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Eagle Against the Sun: The American War With…

Eagle Against the Sun: The American War With Japan (original 1985; edition 1985)

by Ronald Spector

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549918,225 (3.93)16
Title:Eagle Against the Sun: The American War With Japan
Authors:Ronald Spector
Info:Vintage (1985), Edition: 1st Vintage Books ed, Paperback, 624 pages
Collections:Your library
Tags:Non Fiction, History, Military, Pacific, Campaign, Infrastructure, Survey, TM

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Eagle Against the Sun: The American War with Japan by Ronald H. Spector (1985)



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A comprehensive telling of the Allied War effort against Japan in the Pacific Theater during WW2.
This is what I consider a must read for anyone who is interested in this particular topic of Military History. ( )
  Teufle | Mar 13, 2015 |
This is a generally excellent history of the Pacific theater in WWII from the (mostly) US perspective. Well written, carefully researched and thoroughly documented, it is exceptional as a bibliographical resource for further study.

I am sure there will always be dozens of both major and minor issues we, decades later, Monday morning quarterbacks who were not even there can debated but I would consider assessments and judgements in this book to be well balanced - with a couple of exceptions. Though Spector reports some of the tragedies stemming from the massively arrogant egos of too many ranking US officers resulting in inefficient command structures and foolish rivalries causing untold numbers of lost military as well as civilian lives he seems to excuse these as acceptable characteristics of war. Some of these desirve at least moral condemation. On another level of morality the decision to use the atomic bomb is a bottomless quagmire of issues but I think Spector gave short shrift to argument that dropping the bombs ended the war more quickly thanavailable any "not dropping" options available to the US and saved many lives both US and Japanese. ( )
  oldretiredprof | Mar 23, 2013 |
Eagle against the Sun by Ron Spector turned out to be quite an informative book about some little known areas; Burma, Thailand, New Guinea, coastwatchers and submarines as well as interesting insights into the MacArthur vs Nimitz issues that were part of the Pacific scene. Well written with good documentation, at the end of each chapter, and seeded nicely with apt personal vignettes. ( )
  jamespurcell | Jan 29, 2013 |
I read Ronald Spector’s one-volume history of the American war against Japan in honor of last month’s VJ day.
Spector’s book received acclaim when it was published in 1985. He covers, in 589 pages, the Pacific conflict from pre-war planning to the conclusion of the war. In doing so, he must strike a balance between detail of action, strategic political decisions, intelligence and logistics.

He does this well and the book is easy reading. I found an appropriate balance between background behind the strategic and political decisions made (Why were we in Guadalcanal anyway?) and the salt spray of action in the air, jungles and on the seas. The advances across the Pacific rightly receive prime attention but action in China, India, and Burma are not neglected.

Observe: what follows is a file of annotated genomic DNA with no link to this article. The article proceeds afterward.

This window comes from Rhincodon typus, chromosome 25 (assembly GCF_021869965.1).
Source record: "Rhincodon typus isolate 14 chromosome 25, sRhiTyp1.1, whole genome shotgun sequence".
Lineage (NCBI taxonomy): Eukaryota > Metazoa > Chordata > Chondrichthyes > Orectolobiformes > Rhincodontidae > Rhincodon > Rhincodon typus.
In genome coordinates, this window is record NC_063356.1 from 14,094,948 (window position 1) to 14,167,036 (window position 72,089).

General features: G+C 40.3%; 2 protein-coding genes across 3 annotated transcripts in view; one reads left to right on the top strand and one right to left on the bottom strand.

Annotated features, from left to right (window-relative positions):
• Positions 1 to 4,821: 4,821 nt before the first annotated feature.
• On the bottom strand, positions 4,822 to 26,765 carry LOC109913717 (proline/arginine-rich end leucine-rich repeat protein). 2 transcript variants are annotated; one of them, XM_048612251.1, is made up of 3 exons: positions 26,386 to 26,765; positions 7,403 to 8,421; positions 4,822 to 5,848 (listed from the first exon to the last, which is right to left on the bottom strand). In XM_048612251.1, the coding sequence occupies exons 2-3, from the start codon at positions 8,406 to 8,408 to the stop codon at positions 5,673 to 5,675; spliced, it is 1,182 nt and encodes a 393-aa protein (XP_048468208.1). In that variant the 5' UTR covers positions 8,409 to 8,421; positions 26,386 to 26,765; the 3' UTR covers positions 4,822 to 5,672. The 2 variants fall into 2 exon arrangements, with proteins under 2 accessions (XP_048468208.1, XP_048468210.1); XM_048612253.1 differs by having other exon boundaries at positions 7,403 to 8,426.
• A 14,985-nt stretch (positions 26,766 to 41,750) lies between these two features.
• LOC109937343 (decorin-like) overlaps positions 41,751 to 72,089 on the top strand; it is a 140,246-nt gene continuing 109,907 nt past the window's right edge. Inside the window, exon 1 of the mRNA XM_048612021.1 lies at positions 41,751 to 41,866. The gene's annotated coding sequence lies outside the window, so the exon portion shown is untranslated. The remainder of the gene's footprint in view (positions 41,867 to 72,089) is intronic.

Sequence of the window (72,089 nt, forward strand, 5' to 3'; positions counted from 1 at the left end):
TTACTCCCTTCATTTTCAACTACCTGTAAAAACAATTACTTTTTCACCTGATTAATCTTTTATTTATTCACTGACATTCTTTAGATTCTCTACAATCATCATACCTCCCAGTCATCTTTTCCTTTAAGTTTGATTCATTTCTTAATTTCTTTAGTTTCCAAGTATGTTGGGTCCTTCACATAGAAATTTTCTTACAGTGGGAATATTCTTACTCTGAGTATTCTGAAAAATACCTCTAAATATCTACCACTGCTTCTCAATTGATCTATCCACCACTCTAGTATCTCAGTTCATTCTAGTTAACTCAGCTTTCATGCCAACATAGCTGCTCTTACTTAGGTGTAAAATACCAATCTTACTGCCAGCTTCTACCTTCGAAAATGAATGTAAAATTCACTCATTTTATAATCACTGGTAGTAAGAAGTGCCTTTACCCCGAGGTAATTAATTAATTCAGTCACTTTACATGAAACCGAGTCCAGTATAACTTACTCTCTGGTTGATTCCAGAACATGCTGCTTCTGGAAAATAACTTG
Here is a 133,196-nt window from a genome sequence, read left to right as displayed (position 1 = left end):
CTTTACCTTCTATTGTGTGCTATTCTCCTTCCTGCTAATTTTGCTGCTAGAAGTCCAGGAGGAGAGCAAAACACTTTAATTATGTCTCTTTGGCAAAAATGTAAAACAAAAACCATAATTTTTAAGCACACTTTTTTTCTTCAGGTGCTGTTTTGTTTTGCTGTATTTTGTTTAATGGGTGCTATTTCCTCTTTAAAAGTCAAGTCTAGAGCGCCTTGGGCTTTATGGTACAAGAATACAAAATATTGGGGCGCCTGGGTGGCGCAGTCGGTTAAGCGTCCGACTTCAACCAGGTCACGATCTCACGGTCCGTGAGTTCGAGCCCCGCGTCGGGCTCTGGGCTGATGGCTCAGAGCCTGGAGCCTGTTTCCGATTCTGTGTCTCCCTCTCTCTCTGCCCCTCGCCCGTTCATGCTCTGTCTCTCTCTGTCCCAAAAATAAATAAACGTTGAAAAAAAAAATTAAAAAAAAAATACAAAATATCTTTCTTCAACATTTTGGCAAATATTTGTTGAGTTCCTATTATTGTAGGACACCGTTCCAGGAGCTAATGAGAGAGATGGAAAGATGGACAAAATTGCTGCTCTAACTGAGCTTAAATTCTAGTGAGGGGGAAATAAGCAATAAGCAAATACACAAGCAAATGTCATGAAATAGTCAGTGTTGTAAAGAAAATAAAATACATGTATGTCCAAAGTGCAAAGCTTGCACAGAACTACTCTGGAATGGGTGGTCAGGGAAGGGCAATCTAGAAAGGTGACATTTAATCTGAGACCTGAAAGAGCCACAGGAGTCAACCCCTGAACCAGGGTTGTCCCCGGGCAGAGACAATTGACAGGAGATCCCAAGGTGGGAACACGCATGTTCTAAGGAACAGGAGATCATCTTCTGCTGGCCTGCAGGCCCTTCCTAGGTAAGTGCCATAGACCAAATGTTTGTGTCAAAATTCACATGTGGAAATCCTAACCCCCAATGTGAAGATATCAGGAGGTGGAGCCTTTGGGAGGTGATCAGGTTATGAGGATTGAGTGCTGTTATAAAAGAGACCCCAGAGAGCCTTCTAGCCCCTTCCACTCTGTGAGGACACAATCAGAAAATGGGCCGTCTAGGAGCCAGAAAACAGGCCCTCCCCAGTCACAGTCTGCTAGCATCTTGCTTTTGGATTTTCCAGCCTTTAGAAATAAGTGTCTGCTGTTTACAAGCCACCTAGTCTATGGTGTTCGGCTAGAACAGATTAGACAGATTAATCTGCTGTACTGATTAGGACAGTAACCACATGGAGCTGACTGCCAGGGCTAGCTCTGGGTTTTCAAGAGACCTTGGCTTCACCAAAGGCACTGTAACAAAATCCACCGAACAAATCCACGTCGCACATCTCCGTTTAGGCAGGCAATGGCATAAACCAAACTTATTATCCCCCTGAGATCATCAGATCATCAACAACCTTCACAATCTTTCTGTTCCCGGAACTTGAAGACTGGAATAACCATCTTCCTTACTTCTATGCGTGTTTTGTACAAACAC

As a survey of the Pacific war, I recommend it.

As I read it, I found myself wondering how those images of leadership color our thinking now and how true were they. For example, we hear about Lieutenant Colonel Chesty Puller’s First Battalion, Seventh Marines critical defense against superior numbers of Japanese at the airfield on Guadalcanal. Yet, how much of that was accomplished by top down direction and how much was accomplished by deliberate planning, and distributed decision making by small elements of Marines in their individual foxholes?
I also found myself wanting more information on the industrial decisions made in wartime America. When and why did were the key decisions about the B-29 made? What about the Essex class carrier? I’m looking for a good follow-up read here.

The most exciting book I’ve read about the Pacific war is the recent Shattered Sword, The Untold Story of the Battle of Midway by Jonathan Parshall and Anthony Tully. It covers a specific battle but the depth of research is eye-opening and myth-busting! ( )
  ldmarquet | Oct 18, 2010 |
An excellent review of the pacific war. Much told from the Japanese view. ( )
  Borg-mx5 | Mar 21, 2010 |
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To the memory of my father, David D. Spector
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The failures and successes at Pearl Harbor, as well as those in the coming years of the Pacific War, ....
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Amazon.com Product Description (ISBN 0394741013, Paperback)

Only now can the full scope of the war in the Pacific be fully understood. Historian Ronald Spector, drawing on newly declassified intelligence files, an abundance of British and American archival material. Japanese scholarship and documents, and research and memoirs of scholarly and military men, has written a stunning, complete and up-to-date history of the conflict.

(retrieved from Amazon Thu, 12 Mar 2015 18:22:14 -0400)

Reassesses U.S. and Japanese strategy and offers interpretations of the Pacific War.

(summary from another edition)

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